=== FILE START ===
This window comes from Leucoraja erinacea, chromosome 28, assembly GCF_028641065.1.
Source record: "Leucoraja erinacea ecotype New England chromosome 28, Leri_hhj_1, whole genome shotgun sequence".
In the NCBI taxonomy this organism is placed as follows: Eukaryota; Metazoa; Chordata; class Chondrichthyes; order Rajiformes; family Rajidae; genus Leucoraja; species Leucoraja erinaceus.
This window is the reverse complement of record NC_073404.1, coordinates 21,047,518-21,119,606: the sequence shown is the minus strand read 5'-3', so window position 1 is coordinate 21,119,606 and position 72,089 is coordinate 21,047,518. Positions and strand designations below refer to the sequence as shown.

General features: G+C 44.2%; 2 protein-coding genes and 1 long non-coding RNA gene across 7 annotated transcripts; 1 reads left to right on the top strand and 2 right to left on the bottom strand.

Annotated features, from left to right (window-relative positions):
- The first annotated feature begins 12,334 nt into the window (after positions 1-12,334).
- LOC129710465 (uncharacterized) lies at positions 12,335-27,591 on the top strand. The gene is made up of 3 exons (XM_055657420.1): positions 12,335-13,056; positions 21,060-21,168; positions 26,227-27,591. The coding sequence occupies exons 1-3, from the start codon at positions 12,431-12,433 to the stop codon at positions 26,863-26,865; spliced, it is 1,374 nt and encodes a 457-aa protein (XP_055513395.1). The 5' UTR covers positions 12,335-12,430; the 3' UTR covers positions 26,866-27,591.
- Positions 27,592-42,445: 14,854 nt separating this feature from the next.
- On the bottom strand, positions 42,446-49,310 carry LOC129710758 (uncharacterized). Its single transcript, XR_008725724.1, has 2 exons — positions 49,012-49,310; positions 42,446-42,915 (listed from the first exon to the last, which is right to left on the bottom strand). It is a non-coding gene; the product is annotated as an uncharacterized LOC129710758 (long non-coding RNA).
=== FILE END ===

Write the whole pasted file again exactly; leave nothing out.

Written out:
This window comes from Leucoraja erinacea, chromosome 28, assembly GCF_028641065.1.
Source record: "Leucoraja erinacea ecotype New England chromosome 28, Leri_hhj_1, whole genome shotgun sequence".
In the NCBI taxonomy this organism is placed as follows: Eukaryota; Metazoa; Chordata; class Chondrichthyes; order Rajiformes; family Rajidae; genus Leucoraja; species Leucoraja erinaceus.
This window is the reverse complement of record NC_073404.1, coordinates 21,047,518-21,119,606: the sequence shown is the minus strand read 5'-3', so window position 1 is coordinate 21,119,606 and position 72,089 is coordinate 21,047,518. Positions and strand designations below refer to the sequence as shown.

General features: G+C 44.2%; 2 protein-coding genes and 1 long non-coding RNA gene across 7 annotated transcripts; 1 reads left to right on the top strand and 2 right to left on the bottom strand.

Annotated features, from left to right (window-relative positions):
- The first annotated feature begins 12,334 nt into the window (after positions 1-12,334).
- LOC129710465 (uncharacterized) lies at positions 12,335-27,591 on the top strand. The gene is made up of 3 exons (XM_055657420.1): positions 12,335-13,056; positions 21,060-21,168; positions 26,227-27,591. The coding sequence occupies exons 1-3, from the start codon at positions 12,431-12,433 to the stop codon at positions 26,863-26,865; spliced, it is 1,374 nt and encodes a 457-aa protein (XP_055513395.1). The 5' UTR covers positions 12,335-12,430; the 3' UTR covers positions 26,866-27,591.
- Positions 27,592-42,445: 14,854 nt separating this feature from the next.
- On the bottom strand, positions 42,446-49,310 carry LOC129710758 (uncharacterized). Its single transcript, XR_008725724.1, has 2 exons — positions 49,012-49,310; positions 42,446-42,915 (listed from the first exon to the last, which is right to left on the bottom strand). It is a non-coding gene; the product is annotated as an uncharacterized LOC129710758 (long non-coding RNA).